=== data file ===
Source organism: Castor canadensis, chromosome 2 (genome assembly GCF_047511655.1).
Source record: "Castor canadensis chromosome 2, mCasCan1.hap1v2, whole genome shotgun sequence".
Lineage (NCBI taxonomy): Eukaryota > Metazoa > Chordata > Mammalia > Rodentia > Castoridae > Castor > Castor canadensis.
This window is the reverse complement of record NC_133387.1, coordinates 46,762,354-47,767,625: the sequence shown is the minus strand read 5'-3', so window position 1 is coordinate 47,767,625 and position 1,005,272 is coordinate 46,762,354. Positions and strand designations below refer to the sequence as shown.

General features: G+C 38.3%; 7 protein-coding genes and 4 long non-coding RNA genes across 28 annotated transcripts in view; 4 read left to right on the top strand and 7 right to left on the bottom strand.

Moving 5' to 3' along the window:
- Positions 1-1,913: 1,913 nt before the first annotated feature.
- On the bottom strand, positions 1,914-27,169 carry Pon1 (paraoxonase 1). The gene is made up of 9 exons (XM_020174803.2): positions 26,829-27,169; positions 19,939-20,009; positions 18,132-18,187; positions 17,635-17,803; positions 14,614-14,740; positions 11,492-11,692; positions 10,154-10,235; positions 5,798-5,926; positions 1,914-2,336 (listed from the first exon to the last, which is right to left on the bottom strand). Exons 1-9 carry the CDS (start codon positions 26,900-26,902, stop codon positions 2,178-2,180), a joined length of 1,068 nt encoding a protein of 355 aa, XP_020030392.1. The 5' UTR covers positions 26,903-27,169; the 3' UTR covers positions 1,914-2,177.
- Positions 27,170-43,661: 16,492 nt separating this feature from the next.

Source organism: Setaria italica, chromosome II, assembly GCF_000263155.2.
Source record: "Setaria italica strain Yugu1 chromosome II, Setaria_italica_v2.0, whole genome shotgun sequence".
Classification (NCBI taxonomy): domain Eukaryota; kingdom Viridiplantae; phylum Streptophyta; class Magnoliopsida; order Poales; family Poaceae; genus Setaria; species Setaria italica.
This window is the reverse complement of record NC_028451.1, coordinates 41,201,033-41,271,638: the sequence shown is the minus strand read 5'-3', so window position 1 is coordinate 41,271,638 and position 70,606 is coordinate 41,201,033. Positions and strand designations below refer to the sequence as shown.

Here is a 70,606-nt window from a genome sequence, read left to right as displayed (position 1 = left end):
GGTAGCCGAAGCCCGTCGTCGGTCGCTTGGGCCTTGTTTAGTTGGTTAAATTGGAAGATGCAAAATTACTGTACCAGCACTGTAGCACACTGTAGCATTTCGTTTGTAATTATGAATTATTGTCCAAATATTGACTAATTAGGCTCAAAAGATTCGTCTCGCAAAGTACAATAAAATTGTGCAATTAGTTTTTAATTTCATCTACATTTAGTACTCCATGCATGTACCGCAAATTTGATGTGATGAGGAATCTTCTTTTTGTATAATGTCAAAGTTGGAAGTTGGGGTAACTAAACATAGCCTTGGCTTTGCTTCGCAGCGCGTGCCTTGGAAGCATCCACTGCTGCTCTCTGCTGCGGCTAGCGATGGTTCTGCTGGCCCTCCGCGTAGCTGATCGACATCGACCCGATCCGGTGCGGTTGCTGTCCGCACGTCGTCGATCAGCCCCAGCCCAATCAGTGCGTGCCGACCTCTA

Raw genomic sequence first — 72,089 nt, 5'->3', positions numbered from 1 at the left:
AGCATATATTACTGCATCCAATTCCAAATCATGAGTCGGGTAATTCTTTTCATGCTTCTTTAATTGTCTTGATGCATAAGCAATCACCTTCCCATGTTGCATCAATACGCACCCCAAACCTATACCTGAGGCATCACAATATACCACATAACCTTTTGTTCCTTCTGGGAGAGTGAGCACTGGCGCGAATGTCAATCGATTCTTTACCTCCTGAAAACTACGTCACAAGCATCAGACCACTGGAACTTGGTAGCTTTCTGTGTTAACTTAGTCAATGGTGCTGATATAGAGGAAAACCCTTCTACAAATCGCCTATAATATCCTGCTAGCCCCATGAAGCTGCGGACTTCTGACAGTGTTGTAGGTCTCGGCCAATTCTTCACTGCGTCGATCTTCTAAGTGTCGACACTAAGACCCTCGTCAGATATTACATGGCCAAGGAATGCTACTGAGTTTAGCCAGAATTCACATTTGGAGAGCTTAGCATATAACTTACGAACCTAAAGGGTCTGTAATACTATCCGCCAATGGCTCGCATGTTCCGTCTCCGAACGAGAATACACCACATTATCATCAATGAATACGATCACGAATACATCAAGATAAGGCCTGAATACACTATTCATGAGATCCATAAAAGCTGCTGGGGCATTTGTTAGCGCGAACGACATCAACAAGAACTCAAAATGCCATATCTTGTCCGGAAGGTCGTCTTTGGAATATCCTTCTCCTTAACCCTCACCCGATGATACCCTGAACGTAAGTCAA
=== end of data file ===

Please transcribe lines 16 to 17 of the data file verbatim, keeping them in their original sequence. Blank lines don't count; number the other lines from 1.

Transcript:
Raw genomic sequence first — 72,089 nt, 5'->3', positions numbered from 1 at the left:
AGCATATATTACTGCATCCAATTCCAAATCATGAGTCGGGTAATTCTTTTCATGCTTCTTTAATTGTCTTGATGCATAAGCAATCACCTTCCCATGTTGCATCAATACGCACCCCAAACCTATACCTGAGGCATCACAATATACCACATAACCTTTTGTTCCTTCTGGGAGAGTGAGCACTGGCGCGAATGTCAATCGATTCTTTACCTCCTGAAAACTACGTCACAAGCATCAGACCACTGGAACTTGGTAGCTTTCTGTGTTAACTTAGTCAATGGTGCTGATATAGAGGAAAACCCTTCTACAAATCGCCTATAATATCCTGCTAGCCCCATGAAGCTGCGGACTTCTGACAGTGTTGTAGGTCTCGGCCAATTCTTCACTGCGTCGATCTTCTAAGTGTCGACACTAAGACCCTCGTCAGATATTACATGGCCAAGGAATGCTACTGAGTTTAGCCAGAATTCACATTTGGAGAGCTTAGCATATAACTTACGAACCTAAAGGGTCTGTAATACTATCCGCCAATGGCTCGCATGTTCCGTCTCCGAACGAGAATACACCACATTATCATCAATGAATACGATCACGAATACATCAAGATAAGGCCTGAATACACTATTCATGAGATCCATAAAAGCTGCTGGGGCATTTGTTAGCGCGAACGACATCAACAAGAACTCAAAATGCCATATCTTGTCCGGAAGGTCGTCTTTGGAATATCCTTCTCCTTAACCCTCACCCGATGATACCCTGAACGTAAGTCAA